We seem to be in the presence of a commonplace, a complex of received ideas concerning the cruelty of the nobility, the coldness of Russian (or Parisian) winters, and the love of liquor among the servant class. How nicely it fits together, and how suited to making various points. In Köhl, the topic is the endurance of the people; in the 1792 passage (excerpted from Andrew Swinton’s Travels, published, it seems, that same year), the topic is much the same; but in James the point of the anecdote shifts from the coachman to the lady, from exhibiting features of social class and climate to the indifference of people who have “indulged a voluptuous sympathy for fictitious sorrow” — to moral self-licensing, or experiences of art that enable it.
Our journey ends with a footnote on page 176 of Pierre Moricheau-Beaupré’s Effets et des propriétés du froid, avec un aperçu historique et médical sur la campagne de Russie (1817). The footnote cites (probably) the Commentaries by Gerard van Swieten on the Aphorisms of the celebrated physician Hermann Boerhaave (1668–1738). These were first published in the 1740s. Boerhaave, perhaps already by 1709, had made observations upon the brain of a “cocher mort de froid”…
My efforts to find the original passage in Boerhaave have proved fruitless. But I see no reason to doubt that Boerhaave really did dissect a frozen coachman’s brain. A death from whose telling no morals, it seems, were drawn.
Back to James: the Russian lady (a transposition back to Russia of the lady in Rome, who herself may be a calque of Napoleon or the theatre-loving nobility of Moscow or St. Petersburg) exemplifies, rather oddly, the woe that arises to those who recognize goods only in their “pure and abstract form”. The implication is that when we watch Lear holding Cordelia in his arms and lamenting her death what we behold is more abstract and pure than when we see, on screen, a man amid the wreckage of a tornado-ravaged town in Oklahoma holding his injured daughter in his arms.
I don’t think so. In fact I don’t think whatever differences do obtain between truth and fiction matter much in this context. The psychologists seem unconcerned by them. In the moral-licensing papers I looked at, the experimental setups often had people reading about fictitious or “what-if” cases and anticipating making decisions rather than actually making them. That the situations their subjects are asked to consider were not real seems not to matter.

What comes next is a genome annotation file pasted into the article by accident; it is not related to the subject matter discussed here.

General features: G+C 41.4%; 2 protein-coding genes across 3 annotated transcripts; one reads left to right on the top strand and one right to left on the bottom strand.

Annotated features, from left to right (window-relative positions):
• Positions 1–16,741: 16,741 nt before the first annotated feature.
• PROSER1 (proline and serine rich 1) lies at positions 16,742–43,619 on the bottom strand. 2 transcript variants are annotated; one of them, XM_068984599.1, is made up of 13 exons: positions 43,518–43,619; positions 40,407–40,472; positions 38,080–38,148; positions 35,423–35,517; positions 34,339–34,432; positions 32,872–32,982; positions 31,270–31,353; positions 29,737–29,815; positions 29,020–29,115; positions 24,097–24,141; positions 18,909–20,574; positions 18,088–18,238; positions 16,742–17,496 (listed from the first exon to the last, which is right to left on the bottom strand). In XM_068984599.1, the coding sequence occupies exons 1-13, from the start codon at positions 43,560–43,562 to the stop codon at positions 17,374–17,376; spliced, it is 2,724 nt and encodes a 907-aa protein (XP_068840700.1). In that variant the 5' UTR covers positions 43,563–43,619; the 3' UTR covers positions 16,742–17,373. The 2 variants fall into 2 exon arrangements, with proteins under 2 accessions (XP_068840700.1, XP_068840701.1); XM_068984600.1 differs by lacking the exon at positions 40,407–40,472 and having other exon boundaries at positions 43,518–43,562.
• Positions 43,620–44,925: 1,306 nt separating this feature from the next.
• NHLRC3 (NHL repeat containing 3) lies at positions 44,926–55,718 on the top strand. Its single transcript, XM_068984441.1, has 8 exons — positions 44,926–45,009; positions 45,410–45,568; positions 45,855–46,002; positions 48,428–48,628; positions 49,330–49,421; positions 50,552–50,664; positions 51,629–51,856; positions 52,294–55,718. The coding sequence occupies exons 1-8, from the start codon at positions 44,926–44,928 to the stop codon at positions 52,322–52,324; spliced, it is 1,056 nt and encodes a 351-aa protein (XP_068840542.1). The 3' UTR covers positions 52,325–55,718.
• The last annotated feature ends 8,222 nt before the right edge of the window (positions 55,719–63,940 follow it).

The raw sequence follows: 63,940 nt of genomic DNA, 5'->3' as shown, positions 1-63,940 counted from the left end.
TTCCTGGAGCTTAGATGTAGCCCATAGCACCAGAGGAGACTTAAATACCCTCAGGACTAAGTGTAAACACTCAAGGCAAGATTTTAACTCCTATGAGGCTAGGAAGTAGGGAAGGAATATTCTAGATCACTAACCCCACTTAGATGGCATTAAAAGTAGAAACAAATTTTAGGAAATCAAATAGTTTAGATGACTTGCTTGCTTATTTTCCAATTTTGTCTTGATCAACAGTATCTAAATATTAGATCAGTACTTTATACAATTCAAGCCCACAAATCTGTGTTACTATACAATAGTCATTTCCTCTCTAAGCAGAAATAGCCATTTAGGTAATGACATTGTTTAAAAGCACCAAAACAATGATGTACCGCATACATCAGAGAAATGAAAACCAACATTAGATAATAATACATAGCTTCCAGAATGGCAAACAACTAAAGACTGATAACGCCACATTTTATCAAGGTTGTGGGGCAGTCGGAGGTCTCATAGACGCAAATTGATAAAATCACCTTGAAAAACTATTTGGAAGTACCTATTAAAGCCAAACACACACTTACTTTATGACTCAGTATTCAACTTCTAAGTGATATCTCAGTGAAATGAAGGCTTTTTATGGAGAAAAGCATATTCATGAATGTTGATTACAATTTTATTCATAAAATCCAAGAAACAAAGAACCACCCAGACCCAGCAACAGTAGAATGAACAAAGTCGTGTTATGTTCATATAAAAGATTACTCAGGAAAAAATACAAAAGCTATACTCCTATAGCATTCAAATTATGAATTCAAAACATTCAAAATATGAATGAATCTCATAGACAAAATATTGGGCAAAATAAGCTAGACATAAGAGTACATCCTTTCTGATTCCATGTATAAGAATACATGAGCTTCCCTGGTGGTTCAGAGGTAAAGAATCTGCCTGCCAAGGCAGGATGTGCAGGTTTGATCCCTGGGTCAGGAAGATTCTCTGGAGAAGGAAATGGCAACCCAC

The moral uplift — or the moral license — that the appreciation of narrative fictions is supposed to provide would not, then, be an effect they have qua fictions, but simply qua stories, and the relevant dimension would be not truth but plausibility. (A similar thought was suggested to me this spring while teaching Catherine Wilson’s “Grief and the poet”, Susan James’s “Fruitful imagining”, and Wilson’s reply, all in Brit. J. Aesthetics 53.1 (Jan 2013), esp. 118–119.) In particular the fable of the frozen coachman, even if it encloses a kernel of truth, owes its persuasive force rather to the complex of received ideas that it calls to mind and marshals on behalf of the various morals drawn from it.
Catarina writes that the “first and foremost commitment” of fiction is to “a ‘good story’, one that is engaging, where the pieces hold well together, where the characters go through interesting events […]” I would amend this by changing “fiction” to “narrative” (see also Nathan’s comment on Catarina’s post). Though the discussion began with the question whether literature is uplifting (or, as I would say, lends itself to uplifting interpretations), literature turns out to be something of a red herring.
Dredge: new frontiers